Former Bulgarian prime minister and leader of conservative GERB party Boyko Borisov grimaces during a news conference in Sofia on May 16, 2013.
SOFIA - Bulgaria&39;s tough guy ex-premier Boyko Borisov said he would challenge the results of Sunday&39;s elections that left his conservatives unable to form a governing coalition, and seek a fresh vote.
"For the first time in Bulgaria&39;s history maybe, the party that won the elections will challenge their results. The motive is grave violations of the regulations," said Borisov.
"The best is to go for new elections," he added.
The elections were held three months after nationwide protests about poverty and corruption in the European Union&39;s poorest country.
The result saw Borisov&39;s GERB party win with only 97 lawmakers in the former communist country&39;s 240-seat parliament, well short of a majority and far too few for a repeat of his previous minority government.
None of the other three parties that won seats want to form a coalition with Borisov or will support a minority government led by him.
Borisov said Thursday that failure to get a cancellation of the vote would oblige him to propose a minority cabinet, even though he said he knows this will fail.
"If the president hands a mandate to GERB, I will propose a minority cabinet because I will owe this to the over one million Bulgarian voters who supported us... I will propose it knowing that it will not be accepted (by parliament)," Borisov said.
Under Bulgaria&39;s constitution, the PM-designate of the largest group in parliament is the first to receive the mandate for government formation that is then passed on to the next party in case of failure.
The Socialists, who came second with 84 lawmakers, favour a non-partisan government of technocrats led by economist Plamen Oresharski and will seek backing from the Turkish minority MRF party that took 36 seats and the ultra-nationalist Ataka with 23 MPs.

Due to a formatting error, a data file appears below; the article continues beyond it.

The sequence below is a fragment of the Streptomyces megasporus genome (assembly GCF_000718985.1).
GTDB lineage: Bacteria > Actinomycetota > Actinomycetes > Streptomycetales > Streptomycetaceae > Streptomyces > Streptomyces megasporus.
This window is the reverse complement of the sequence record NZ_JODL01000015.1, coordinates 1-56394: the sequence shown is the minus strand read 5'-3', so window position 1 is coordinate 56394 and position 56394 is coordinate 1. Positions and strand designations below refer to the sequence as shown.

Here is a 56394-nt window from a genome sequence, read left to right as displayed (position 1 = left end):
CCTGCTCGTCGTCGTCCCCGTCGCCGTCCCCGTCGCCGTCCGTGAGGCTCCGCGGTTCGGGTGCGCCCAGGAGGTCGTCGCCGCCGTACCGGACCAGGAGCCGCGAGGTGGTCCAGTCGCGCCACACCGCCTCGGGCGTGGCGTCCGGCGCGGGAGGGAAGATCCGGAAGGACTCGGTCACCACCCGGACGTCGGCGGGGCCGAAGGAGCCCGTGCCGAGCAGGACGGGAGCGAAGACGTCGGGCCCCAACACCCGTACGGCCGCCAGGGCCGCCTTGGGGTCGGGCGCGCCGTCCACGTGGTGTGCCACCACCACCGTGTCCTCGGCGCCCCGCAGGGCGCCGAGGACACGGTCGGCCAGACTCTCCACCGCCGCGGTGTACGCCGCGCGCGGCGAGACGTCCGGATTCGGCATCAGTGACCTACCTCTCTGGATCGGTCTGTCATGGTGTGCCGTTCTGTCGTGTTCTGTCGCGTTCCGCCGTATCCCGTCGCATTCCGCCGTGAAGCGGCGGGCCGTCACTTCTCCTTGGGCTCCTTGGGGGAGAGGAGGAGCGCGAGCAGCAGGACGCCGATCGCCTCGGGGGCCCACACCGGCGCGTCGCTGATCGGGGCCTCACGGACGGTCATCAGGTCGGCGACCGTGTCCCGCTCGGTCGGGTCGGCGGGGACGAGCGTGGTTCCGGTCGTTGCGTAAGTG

"In the current configuration with four political parties in parliament, a stable government cannot be formed... It is absolutely not serious to talk about a consensus cabinet," Borisov said, citing insurmountable differences in the platforms of the Socialists, MRF and Ataka.
President Rosen Plevneliev has voiced repeated warnings over recent days that a prolonged political stalemate might result in fresh protests and add to the economic woes of Bulgaria, where poverty and unemployment are rising and living standards falling.
"The nationally responsible attitude requires a quick formation of a government," said Plevneliev.
He was due to begin talks with all four political parties on Friday on a possible date for convening the new parliament by the end of May.
The irregularities Borisov referred to concern the reporting by private media on Saturday, the day before the election, that 350,000 unaccounted-for ballot papers had been discovered by prosecutors at a printing firm reportedly owned by GERB ally.
Opposition politicians jumped on the news, with the head of the Socialists accusing Borisov&39;s party of planning "a total falsification of the election" -- even though campaigning was banned the day before the vote.
Borisov said on Thursday that the prosecution move had cost his party five to six percentage points in support in the election.
Bulgaria&39;s central electoral commission, President Plevneliev, Chief Prosecutor Sotir Tsatsarov and international observers have already given a clean bill of health to the vote despite voicing concerns about a scandal-ridden campaign.
Election results in Bulgaria can only be cancelled by the constitutional court after a complaint by at least 48 lawmakers, or by the president, the government, the chief prosecutor, the supreme appeals court chief or the supreme administrative court chief.